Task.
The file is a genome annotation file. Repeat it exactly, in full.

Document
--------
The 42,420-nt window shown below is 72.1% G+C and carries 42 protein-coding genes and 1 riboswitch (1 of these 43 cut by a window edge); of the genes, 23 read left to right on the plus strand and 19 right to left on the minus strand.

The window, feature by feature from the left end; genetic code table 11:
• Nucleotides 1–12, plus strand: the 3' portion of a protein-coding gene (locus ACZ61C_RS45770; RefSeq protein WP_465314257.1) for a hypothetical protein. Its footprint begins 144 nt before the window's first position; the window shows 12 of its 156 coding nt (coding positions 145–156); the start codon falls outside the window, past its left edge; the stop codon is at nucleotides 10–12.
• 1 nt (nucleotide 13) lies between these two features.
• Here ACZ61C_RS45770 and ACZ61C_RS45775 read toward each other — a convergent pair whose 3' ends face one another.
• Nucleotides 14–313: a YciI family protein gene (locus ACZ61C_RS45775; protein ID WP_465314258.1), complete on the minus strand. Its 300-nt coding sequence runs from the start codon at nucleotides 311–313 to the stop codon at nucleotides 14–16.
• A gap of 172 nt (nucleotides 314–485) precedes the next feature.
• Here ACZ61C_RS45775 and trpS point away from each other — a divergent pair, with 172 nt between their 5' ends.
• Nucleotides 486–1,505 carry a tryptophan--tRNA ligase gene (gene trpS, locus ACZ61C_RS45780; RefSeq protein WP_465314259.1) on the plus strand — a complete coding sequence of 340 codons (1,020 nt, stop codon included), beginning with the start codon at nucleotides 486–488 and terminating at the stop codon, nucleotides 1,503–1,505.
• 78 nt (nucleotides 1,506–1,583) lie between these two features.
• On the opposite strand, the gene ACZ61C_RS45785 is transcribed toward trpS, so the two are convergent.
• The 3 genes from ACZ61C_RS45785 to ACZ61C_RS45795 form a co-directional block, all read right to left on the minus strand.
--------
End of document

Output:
The 42,420-nt window shown below is 72.1% G+C and carries 42 protein-coding genes and 1 riboswitch (1 of these 43 cut by a window edge); of the genes, 23 read left to right on the plus strand and 19 right to left on the minus strand.

The window, feature by feature from the left end; genetic code table 11:
• Nucleotides 1–12, plus strand: the 3' portion of a protein-coding gene (locus ACZ61C_RS45770; RefSeq protein WP_465314257.1) for a hypothetical protein. Its footprint begins 144 nt before the window's first position; the window shows 12 of its 156 coding nt (coding positions 145–156); the start codon falls outside the window, past its left edge; the stop codon is at nucleotides 10–12.
• 1 nt (nucleotide 13) lies between these two features.
• Here ACZ61C_RS45770 and ACZ61C_RS45775 read toward each other — a convergent pair whose 3' ends face one another.
• Nucleotides 14–313: a YciI family protein gene (locus ACZ61C_RS45775; protein ID WP_465314258.1), complete on the minus strand. Its 300-nt coding sequence runs from the start codon at nucleotides 311–313 to the stop codon at nucleotides 14–16.
• A gap of 172 nt (nucleotides 314–485) precedes the next feature.
• Here ACZ61C_RS45775 and trpS point away from each other — a divergent pair, with 172 nt between their 5' ends.
• Nucleotides 486–1,505 carry a tryptophan--tRNA ligase gene (gene trpS, locus ACZ61C_RS45780; RefSeq protein WP_465314259.1) on the plus strand — a complete coding sequence of 340 codons (1,020 nt, stop codon included), beginning with the start codon at nucleotides 486–488 and terminating at the stop codon, nucleotides 1,503–1,505.
• 78 nt (nucleotides 1,506–1,583) lie between these two features.
• On the opposite strand, the gene ACZ61C_RS45785 is transcribed toward trpS, so the two are convergent.
• The 3 genes from ACZ61C_RS45785 to ACZ61C_RS45795 form a co-directional block, all read right to left on the minus strand.